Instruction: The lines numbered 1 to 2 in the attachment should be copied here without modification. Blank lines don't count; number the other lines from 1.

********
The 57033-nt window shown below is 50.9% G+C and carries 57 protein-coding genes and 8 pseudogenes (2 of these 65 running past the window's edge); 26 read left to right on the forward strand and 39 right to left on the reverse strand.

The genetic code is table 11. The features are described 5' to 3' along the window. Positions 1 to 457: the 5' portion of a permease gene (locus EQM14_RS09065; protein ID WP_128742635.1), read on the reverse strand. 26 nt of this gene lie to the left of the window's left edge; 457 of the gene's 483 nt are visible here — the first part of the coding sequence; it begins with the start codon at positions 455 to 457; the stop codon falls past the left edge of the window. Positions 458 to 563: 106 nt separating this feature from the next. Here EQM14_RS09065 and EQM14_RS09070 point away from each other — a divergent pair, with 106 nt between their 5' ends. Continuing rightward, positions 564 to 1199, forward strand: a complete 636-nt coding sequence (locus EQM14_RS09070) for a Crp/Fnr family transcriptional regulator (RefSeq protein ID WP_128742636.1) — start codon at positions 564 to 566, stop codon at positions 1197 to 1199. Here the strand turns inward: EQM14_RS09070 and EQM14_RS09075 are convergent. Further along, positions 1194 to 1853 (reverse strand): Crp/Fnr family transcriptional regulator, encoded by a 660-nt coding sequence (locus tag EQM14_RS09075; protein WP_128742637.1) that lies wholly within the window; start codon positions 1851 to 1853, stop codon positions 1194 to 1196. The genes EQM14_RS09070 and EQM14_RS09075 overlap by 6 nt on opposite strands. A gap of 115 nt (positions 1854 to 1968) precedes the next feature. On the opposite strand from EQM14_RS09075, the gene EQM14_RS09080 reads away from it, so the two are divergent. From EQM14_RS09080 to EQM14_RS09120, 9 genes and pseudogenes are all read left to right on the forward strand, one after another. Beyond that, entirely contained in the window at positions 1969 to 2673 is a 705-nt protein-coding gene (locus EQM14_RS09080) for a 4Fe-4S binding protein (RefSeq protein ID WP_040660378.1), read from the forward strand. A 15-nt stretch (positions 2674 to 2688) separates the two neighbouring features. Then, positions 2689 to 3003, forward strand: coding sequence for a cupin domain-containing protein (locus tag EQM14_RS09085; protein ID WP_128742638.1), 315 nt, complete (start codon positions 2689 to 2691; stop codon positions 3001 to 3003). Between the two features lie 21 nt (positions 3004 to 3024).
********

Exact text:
The 57033-nt window shown below is 50.9% G+C and carries 57 protein-coding genes and 8 pseudogenes (2 of these 65 running past the window's edge); 26 read left to right on the forward strand and 39 right to left on the reverse strand.

The genetic code is table 11. The features are described 5' to 3' along the window. Positions 1 to 457: the 5' portion of a permease gene (locus EQM14_RS09065; protein ID WP_128742635.1), read on the reverse strand. 26 nt of this gene lie to the left of the window's left edge; 457 of the gene's 483 nt are visible here — the first part of the coding sequence; it begins with the start codon at positions 455 to 457; the stop codon falls past the left edge of the window. Positions 458 to 563: 106 nt separating this feature from the next. Here EQM14_RS09065 and EQM14_RS09070 point away from each other — a divergent pair, with 106 nt between their 5' ends. Continuing rightward, positions 564 to 1199, forward strand: a complete 636-nt coding sequence (locus EQM14_RS09070) for a Crp/Fnr family transcriptional regulator (RefSeq protein ID WP_128742636.1) — start codon at positions 564 to 566, stop codon at positions 1197 to 1199. Here the strand turns inward: EQM14_RS09070 and EQM14_RS09075 are convergent. Further along, positions 1194 to 1853 (reverse strand): Crp/Fnr family transcriptional regulator, encoded by a 660-nt coding sequence (locus tag EQM14_RS09075; protein WP_128742637.1) that lies wholly within the window; start codon positions 1851 to 1853, stop codon positions 1194 to 1196. The genes EQM14_RS09070 and EQM14_RS09075 overlap by 6 nt on opposite strands. A gap of 115 nt (positions 1854 to 1968) precedes the next feature. On the opposite strand from EQM14_RS09075, the gene EQM14_RS09080 reads away from it, so the two are divergent. From EQM14_RS09080 to EQM14_RS09120, 9 genes and pseudogenes are all read left to right on the forward strand, one after another. Beyond that, entirely contained in the window at positions 1969 to 2673 is a 705-nt protein-coding gene (locus EQM14_RS09080) for a 4Fe-4S binding protein (RefSeq protein ID WP_040660378.1), read from the forward strand. A 15-nt stretch (positions 2674 to 2688) separates the two neighbouring features. Then, positions 2689 to 3003, forward strand: coding sequence for a cupin domain-containing protein (locus tag EQM14_RS09085; protein ID WP_128742638.1), 315 nt, complete (start codon positions 2689 to 2691; stop codon positions 3001 to 3003). Between the two features lie 21 nt (positions 3004 to 3024).